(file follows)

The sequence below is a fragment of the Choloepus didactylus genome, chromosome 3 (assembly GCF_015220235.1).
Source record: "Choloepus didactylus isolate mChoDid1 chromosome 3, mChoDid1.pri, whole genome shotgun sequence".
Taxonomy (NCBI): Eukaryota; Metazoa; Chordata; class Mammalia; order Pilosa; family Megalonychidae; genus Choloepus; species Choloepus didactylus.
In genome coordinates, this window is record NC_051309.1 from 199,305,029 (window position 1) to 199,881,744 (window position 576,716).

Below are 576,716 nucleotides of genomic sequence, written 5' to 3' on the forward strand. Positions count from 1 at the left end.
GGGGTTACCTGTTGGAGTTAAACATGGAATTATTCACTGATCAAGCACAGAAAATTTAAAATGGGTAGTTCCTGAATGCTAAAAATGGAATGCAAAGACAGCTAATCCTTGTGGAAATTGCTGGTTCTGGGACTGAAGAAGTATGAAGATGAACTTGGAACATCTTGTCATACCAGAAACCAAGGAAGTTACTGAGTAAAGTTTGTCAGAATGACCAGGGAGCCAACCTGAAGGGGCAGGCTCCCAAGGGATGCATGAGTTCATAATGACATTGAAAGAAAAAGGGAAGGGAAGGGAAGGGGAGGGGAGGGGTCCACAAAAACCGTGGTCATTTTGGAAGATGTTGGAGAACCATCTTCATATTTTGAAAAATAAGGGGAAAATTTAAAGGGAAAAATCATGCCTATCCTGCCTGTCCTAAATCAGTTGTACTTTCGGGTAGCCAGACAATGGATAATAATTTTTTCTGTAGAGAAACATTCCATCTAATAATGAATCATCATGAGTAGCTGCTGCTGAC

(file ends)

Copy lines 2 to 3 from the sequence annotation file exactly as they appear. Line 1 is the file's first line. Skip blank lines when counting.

Source record: "Choloepus didactylus isolate mChoDid1 chromosome 3, mChoDid1.pri, whole genome shotgun sequence".
Taxonomy (NCBI): Eukaryota; Metazoa; Chordata; class Mammalia; order Pilosa; family Megalonychidae; genus Choloepus; species Choloepus didactylus.